Nikki Reed Already Has Another Pill-Related Controversy

During an interview on Dr. Berlin's Informed Pregnancy Podcast last month, Twilight actress Nikki Reed revealed that her husband, The Vampire Diaries' Ian Somerhalder, drunkenly threw away all of her birth control pills — and that that was the moment they knew they were ready to have kids.
While Reed has since defended the moment as "a funny interview between married people," their story incited controversy from many who see it as an invasion of her privacy and violation of trust. Reproductive coercion like this, many people pointed out, is a form of abuse.
Now, Reed is wading into another pill-related controversy, with a new Instagram post lamenting the end of her placenta pills.

A post shared by Nikki Reed (@iamnikkireed) on

Placenta pills are made from the organ expelled from a pregnant person's body after they give birth, which provides oxygen and nutrients to a fetus. The placenta is dried, ground up, and put into capsules that the new parent then takes daily for about three months — Reed just reached the end of her placenta supply, and as her face shows, she's not psyched.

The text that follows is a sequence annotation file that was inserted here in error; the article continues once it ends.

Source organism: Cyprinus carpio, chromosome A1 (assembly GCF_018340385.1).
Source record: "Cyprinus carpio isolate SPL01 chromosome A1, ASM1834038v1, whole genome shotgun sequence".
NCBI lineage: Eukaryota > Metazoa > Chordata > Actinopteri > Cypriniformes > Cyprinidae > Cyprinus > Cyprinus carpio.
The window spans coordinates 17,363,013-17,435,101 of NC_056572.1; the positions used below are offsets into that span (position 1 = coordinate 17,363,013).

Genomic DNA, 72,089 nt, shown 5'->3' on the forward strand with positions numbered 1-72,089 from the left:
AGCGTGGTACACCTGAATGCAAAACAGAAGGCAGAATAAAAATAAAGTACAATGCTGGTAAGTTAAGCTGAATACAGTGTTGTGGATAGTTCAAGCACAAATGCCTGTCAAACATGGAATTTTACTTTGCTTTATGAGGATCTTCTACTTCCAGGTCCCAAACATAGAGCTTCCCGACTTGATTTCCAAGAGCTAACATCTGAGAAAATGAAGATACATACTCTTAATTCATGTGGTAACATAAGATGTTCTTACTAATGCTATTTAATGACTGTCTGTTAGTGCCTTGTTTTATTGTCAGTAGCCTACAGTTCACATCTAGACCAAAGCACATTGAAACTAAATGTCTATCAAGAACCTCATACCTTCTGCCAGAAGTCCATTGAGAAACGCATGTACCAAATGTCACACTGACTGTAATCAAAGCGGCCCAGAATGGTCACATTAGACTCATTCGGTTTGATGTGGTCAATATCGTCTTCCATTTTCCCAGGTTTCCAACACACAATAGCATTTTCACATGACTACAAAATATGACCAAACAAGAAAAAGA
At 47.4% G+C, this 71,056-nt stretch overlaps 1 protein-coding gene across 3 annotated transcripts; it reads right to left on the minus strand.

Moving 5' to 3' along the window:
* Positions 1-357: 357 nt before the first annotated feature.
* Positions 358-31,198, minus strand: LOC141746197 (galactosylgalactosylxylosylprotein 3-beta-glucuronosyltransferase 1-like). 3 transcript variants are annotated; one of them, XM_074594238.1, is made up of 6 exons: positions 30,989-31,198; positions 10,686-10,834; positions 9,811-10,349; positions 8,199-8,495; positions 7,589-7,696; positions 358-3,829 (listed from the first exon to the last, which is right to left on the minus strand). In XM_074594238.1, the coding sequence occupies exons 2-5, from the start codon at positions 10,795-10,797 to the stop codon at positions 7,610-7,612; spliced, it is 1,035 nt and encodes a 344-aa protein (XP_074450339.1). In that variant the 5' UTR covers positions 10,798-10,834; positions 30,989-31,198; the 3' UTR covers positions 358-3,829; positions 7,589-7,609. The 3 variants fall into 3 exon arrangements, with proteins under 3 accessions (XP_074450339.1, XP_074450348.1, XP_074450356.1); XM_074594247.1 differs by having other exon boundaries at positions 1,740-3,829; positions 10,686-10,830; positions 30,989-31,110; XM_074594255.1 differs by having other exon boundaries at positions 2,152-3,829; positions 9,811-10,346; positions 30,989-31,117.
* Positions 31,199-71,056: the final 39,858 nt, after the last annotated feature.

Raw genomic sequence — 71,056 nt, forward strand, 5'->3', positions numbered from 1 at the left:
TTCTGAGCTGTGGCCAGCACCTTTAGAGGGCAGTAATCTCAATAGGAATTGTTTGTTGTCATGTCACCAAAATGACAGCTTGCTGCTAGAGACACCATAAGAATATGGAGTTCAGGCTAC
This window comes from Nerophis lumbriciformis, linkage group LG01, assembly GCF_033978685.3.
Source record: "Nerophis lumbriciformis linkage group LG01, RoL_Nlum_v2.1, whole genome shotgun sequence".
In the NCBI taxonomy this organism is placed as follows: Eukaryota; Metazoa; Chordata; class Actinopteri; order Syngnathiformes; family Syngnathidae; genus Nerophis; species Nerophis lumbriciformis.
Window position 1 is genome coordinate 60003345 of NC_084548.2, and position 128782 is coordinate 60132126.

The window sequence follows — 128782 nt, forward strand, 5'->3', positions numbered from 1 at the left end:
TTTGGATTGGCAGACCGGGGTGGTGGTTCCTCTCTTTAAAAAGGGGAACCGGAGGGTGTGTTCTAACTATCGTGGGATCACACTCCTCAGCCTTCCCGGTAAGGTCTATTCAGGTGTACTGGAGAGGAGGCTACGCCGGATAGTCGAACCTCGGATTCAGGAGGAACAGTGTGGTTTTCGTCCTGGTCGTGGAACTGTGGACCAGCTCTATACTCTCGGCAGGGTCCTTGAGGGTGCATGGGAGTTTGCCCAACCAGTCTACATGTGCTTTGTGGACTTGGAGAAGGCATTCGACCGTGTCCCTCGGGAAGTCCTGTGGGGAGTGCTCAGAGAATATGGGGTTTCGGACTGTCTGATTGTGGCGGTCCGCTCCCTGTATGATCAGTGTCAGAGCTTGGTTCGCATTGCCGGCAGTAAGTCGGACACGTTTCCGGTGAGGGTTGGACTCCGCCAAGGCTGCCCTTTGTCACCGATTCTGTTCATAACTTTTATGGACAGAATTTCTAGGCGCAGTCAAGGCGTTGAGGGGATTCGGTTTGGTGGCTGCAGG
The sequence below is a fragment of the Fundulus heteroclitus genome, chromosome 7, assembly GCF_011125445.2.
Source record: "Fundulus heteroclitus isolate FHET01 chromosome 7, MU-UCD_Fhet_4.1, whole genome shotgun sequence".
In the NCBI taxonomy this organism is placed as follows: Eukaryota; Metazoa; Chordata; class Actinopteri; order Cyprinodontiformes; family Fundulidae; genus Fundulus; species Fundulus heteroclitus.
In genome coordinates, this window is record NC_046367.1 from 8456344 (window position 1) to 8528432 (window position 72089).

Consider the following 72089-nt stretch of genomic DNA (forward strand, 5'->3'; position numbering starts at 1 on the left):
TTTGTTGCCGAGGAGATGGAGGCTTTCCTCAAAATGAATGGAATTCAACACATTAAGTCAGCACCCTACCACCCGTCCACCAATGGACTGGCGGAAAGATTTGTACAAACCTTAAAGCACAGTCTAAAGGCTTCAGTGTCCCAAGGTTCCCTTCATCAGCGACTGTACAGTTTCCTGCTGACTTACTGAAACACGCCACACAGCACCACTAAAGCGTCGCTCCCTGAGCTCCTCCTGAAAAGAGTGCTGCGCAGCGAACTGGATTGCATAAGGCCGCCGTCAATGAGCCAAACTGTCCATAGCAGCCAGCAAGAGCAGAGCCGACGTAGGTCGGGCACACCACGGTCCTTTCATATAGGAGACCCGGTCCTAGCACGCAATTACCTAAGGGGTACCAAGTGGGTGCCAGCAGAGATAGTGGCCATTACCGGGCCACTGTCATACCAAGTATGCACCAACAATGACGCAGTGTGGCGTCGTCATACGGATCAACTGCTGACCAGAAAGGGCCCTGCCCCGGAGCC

The process of consuming placenta after giving birth has become more popular in recent years, thanks to high profile celebrities like Kim Kardashian and Blac Chyna touting its ability to help stave off postpartum depression and increase breastmilk production. The general consensus from health agencies like the Centers for Disease Control and Prevention, though, is: Please don't do this.
Although many people have defended Reed's decision to eat her placenta in the comments on her post, some commenters have encouraged others not to follow in the star's footsteps. They point to a 2016 CDC case study in which a baby's bacterial infection was linked to his mom's placenta pills.
"Of course everyone has the right to make their own choices and if it does have a positive effect even if placebo, great. BUT there is a reason why these things need to be critically analyzed and not just accepted with little clinical evidence," one person wrote. "I'm studying in medical school and while I strongly support patients' rights in their decisions, it's also important to illuminate the lack of evidence behind certain natural remedies... All I'm asking is for people to have a critical eye and it doesn't help when celebrities endorse things without proper research."
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